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See a sample issue of The Irish Garden!

September 2011

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Mary Davies finds an evocative spot

One of the features of many great gardens is a pets' graveyard, where animals of various generations lie each beneath its small headstone inscribed with name and dates. As with family gravestones it is possible to puzzle out the relationships, working out when one beloved dog or cat was succeeded by another. Two of Wicklow's great gardens have such graveyards, and on a much lesser scale three dogs of mine, and a related one, were buried in turn years ago at my cottage in the country. My dogs have no headstones, but they are not forgotten, and the sheltered place where they lie is unlikely to be disturbed. Weekender Sep

A friend and I found a dogs' graveyard last year in a garden across the water. We had booked into a country guesthouse, reached in the dark up a narrow winding drive through dense woodland. It was a secluded house, its pointed gables over the first-floor windows typical of those northern regions, and had once been the steward's house of a very large estate. The car headlights illuminated its immaculate whitewashed stonework, embellished at one side by a thick covering of Virginia creeper. There were cheerful tubs of summer bedding at the front door and welcoming light in the tall sash windows.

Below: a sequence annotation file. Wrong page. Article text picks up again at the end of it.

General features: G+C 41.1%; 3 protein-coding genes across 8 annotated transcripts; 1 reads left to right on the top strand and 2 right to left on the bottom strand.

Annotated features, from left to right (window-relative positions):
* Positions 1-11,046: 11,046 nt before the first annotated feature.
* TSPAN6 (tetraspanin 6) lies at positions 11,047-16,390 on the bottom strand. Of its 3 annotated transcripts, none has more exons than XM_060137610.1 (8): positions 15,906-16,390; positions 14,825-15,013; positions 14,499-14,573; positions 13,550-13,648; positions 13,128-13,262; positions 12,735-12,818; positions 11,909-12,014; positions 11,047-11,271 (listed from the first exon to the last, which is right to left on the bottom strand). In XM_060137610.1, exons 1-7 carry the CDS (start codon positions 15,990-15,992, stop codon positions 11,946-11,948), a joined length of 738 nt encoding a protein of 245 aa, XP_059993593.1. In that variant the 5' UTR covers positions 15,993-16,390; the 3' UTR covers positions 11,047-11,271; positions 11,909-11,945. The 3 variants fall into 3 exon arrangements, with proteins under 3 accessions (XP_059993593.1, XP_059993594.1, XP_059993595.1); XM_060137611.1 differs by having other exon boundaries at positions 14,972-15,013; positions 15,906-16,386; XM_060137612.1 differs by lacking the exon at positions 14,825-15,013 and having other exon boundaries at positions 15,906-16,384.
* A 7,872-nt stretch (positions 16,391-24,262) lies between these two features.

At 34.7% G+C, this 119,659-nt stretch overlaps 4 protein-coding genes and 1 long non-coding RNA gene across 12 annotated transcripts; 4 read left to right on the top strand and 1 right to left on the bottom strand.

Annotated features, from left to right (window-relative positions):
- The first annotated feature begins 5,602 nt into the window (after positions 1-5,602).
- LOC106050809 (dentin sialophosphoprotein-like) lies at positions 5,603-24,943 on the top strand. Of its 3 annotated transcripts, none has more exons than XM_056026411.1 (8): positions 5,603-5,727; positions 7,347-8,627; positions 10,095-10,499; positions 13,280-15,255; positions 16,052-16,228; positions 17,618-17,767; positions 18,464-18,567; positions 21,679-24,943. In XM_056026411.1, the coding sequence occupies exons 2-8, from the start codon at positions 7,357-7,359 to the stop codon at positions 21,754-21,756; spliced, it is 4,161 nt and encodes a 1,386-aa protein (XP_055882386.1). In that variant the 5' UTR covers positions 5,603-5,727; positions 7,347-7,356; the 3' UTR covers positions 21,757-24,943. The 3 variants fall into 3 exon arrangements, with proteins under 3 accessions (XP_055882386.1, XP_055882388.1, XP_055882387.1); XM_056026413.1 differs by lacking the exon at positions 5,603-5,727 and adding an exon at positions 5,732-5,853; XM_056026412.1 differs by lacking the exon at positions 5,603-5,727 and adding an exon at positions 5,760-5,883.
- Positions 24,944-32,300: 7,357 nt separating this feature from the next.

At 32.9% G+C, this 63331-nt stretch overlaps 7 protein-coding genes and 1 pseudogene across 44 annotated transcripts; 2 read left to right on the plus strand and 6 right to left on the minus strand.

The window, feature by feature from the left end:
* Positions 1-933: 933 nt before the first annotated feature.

It was morning before we could study our surroundings. There were no neighbouring houses, no views through the trees, no sense to be gained of the countryside - the garden was pretty, but very enclosed. Perhaps it was this sense of enclosure that in daylight gave us a feeling of unease about the place and its elderly owners: despite the bright lights of the evening before, the welcome we received as guests had seemed muted and there were no other visitors.

The garden had some good shrubs, with late summer flowers and the first colour changes of approaching autumn. Paths wound through the trees. And round at the side we found the entrance to an enclosed space that in some way reflected life there. A fine lacecap hydrangea on one side and an exuberant pink rose on the other led to a grassy glade where carefully planted shrubs enclosed a circle of markers, each painted with a dog's name and a word of appreciation. A taller marker had pinned to it, preserved in a plastic cover, a long poem extolling the animals' virtues. The markers hinted at a story of many decades of life in this isolated spot, and of affection lavished on both pets and working dogs. But despite the bright flowers and the neatly cut grass, an air of melancholy to match that of the house hung over the little glade.


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